William Penn: "What Are the People of the United States Bound to Do in Regard to the Indian Question?".
23: William Lloyd Garrison and the Abolitionist Movement, 1831.
24: Support for Abolitionism.
Benjamin Lundy: "Equality".
William Lloyd Garrison: "To the Public".
William Lloyd Garrison: "A Short Catechism Adapted to All Parts of the United States".
An Anonymous Report: "A Great Slave Auction".
25: Opposition to Abolitionism.
Amos Kendall: "Abolitionists Want to Destroy the South".
An Anonymous Report: "American Foreign Anti-Slavery Society Annual Meeting".
James De Bow: "The Blessings of Slavery".
Clayton Banner: "Negroes in Africa".
26: Nat Turner and Slave Insurrections, 1831.
27: Opposition to Insurrections.
William Lloyd Garrison: "Walker's Appeal".
T. Trezevant: "Disagreeable Rumors".
An Anonymous Report: "Insurrection of the Blacks".
T. Trezevant: "Nat Turner Apprehended".
Joint Committee on Federal Relations: "Preamble".
28: Support for Insurrections.
William Lloyd Garrison: "The Insurrection".
George Goodwin: "To Be Secure and Free".
William Lloyd Garrison: "The Great Crisis".
A.J. Grover: "Slave Insurrections".
29: The Nullification Act, 1832.
30: Support for Nullification.
Henry L. Pinckney: "Our Union".
An Anonymous Report: "Union—Disunion".
Thomas Ritchie: "Anti-Tariff Convention".
Robert Hayne: "Stand or Fall with Carolina".
31: Opposition to Nullification.
C.F. Daniels: "Submission Men".
Furioso: "A Well Organized Party".
George Goodwin: "The Tariff Convention".
William Cullen Bryant: "Wreck of the Republic Not at Hand".
32: The Bank of the United States, 1832.
33: Support for the Bank.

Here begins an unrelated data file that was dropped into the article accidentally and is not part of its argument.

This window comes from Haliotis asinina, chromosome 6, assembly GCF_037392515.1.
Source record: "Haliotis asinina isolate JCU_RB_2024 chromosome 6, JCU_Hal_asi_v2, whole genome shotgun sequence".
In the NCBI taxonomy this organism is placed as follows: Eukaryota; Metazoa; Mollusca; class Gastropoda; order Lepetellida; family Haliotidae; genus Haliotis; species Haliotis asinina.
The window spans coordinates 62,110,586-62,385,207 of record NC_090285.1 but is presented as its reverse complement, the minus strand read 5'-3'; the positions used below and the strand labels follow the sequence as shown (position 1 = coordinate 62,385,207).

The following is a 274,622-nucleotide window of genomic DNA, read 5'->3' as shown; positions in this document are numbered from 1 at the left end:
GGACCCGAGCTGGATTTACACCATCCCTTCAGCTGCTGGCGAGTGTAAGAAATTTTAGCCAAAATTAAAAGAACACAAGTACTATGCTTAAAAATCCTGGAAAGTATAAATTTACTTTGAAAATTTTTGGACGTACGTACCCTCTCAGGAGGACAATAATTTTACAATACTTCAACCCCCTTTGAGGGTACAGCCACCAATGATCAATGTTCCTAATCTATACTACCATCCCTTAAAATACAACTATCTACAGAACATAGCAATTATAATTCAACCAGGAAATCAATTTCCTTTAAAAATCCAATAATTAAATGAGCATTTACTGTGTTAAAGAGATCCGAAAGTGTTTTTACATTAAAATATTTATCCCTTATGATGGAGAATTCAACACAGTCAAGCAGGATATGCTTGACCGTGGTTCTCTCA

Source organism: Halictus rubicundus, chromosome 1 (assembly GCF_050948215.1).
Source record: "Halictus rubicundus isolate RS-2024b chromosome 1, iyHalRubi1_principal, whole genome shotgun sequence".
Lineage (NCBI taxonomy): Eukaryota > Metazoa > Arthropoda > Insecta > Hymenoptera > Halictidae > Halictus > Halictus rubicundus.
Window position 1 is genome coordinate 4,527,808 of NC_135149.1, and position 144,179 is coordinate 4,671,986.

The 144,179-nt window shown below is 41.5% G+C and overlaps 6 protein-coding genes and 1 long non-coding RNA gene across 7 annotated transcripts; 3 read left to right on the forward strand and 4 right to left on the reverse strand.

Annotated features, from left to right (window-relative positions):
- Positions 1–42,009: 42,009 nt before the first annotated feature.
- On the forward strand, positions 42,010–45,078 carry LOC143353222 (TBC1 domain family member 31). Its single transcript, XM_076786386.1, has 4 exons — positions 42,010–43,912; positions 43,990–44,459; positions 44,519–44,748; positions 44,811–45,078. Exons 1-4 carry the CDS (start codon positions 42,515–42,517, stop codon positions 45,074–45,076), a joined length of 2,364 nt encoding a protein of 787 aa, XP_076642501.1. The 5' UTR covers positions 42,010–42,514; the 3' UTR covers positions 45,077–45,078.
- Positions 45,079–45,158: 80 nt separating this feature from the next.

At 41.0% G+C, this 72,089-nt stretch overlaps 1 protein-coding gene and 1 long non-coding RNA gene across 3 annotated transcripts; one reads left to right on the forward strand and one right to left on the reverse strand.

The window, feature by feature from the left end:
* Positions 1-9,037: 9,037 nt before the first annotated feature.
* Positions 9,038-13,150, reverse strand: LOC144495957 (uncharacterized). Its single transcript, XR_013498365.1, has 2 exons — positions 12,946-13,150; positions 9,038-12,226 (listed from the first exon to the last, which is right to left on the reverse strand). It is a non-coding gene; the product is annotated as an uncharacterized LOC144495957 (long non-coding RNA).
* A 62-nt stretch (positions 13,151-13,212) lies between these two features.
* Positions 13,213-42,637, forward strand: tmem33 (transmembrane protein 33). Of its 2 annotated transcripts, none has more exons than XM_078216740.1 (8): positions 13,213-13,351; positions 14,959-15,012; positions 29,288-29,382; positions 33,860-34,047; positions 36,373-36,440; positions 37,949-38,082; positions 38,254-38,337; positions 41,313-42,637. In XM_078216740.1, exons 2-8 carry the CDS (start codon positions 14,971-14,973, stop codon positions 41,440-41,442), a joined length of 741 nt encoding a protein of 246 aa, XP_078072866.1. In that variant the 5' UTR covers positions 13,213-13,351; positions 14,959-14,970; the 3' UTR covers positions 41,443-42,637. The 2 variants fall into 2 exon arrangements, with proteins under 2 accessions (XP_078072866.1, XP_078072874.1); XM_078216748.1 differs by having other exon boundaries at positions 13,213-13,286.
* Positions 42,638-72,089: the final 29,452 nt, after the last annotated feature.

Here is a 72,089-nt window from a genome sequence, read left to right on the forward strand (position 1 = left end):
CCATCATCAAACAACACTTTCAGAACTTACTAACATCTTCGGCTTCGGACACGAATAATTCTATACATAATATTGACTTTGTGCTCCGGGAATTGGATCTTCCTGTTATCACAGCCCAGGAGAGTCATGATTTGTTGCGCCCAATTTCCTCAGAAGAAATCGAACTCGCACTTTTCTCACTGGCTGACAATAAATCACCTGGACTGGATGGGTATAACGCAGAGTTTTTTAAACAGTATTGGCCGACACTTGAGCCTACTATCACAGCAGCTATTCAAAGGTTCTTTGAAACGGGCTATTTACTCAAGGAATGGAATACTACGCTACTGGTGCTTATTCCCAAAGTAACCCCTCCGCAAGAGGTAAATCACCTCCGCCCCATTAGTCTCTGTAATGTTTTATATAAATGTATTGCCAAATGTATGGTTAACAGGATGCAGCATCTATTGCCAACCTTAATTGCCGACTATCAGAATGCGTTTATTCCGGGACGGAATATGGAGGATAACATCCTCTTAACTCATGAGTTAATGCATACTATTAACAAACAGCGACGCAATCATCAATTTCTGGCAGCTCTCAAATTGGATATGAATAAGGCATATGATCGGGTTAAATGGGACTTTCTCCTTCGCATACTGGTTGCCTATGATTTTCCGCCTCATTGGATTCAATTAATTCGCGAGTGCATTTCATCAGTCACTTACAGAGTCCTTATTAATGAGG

Hezekiah Niles: "Remarks by the Editor of the Register".
An Anonymous Report: "The Bank Veto".
Isaac Bates: "Speech of Mr. Bates".
34: Opposition to the Bank.
An Anonymous Report: "United States Bank".
Thomas Ritchie: "Mr. Niles—and the Bank of the U.S.".
An Anonymous Report: "No Need for a National Bank".
J. Downing: "I'm Stump'd".
35: The Penny Press and the Moral War, 1833.
36: Support for the Penny Press.
James Gordon Bennett: "To the Public".
Benjamin Day: "Published Daily".
James Gordon Bennett: "The Herald and the Great Role of a Newspaper".
Gerald Hallock: "Penny Papers".
James Gordon Bennett: "The Herald".
James Gordon Bennett: "Price Increase".
37: Opposition to Penny Press Tactics.
William M. Swain: "Venal and Corrupt".
William Newell: "Subverse to Any Valuable Moral Purpose".
Benjamin Day: "Beat".
Park Benjamin: "Utter Scoundrelism".
Henry Raymond: "The Times Will Speak for Itself".
An Anonymous Report: "A Curse from Providence".
38: The Alamo and Texas Annexation, 1836.
39: Support for Annexation and/or Texas Independence.
Jefferson: "Shall We Declare Independence?".
An Anonymous Report: "Highly Important from Texas".
An Anonymous Report: "Distresses of the Colonists".
An Anonymous Report: "The Storm Is Gathering".
Thomas Walker Gilmer: "To the Editor".
Andrew Jackson: "Texas Annexation".
John L. O'Sullivan: "Annexation".
40: Opposition to Annexation.
Theodore Dwight: "The Purchase of Texas".
John Quincy Adams: "Address to the People of the Free States of the Union".
William G. Brownlow: "Texas Against Annexation".
41: The Trail of Tears, 1838.
42: Support for Indian Removal.
An Anonymous Report from Georgia: "The Incessant Cry of Bread!".
Andrew Jackson: "President Jackson's Message".
An Anonymous Report: "Creek War Incidents".
Mark S. Flournoy: "Cherokee Affairs".
43: Opposition to Indian Removal.
David Crockett: "Speech of Colonial David Crockett".
A Gentleman of New York: "Cherokee Treatment".
An Anonymous Report: "The Last Indian".
Evan Jones: "With the Cherokees".
44: The Amistad and Cinque, 1839.
45: Support for the Africans.
George Day: "Narrative of the Africans".
John Quincy Adams: "Victims of the Slave Trade".
Quere: "More Amistad Questions".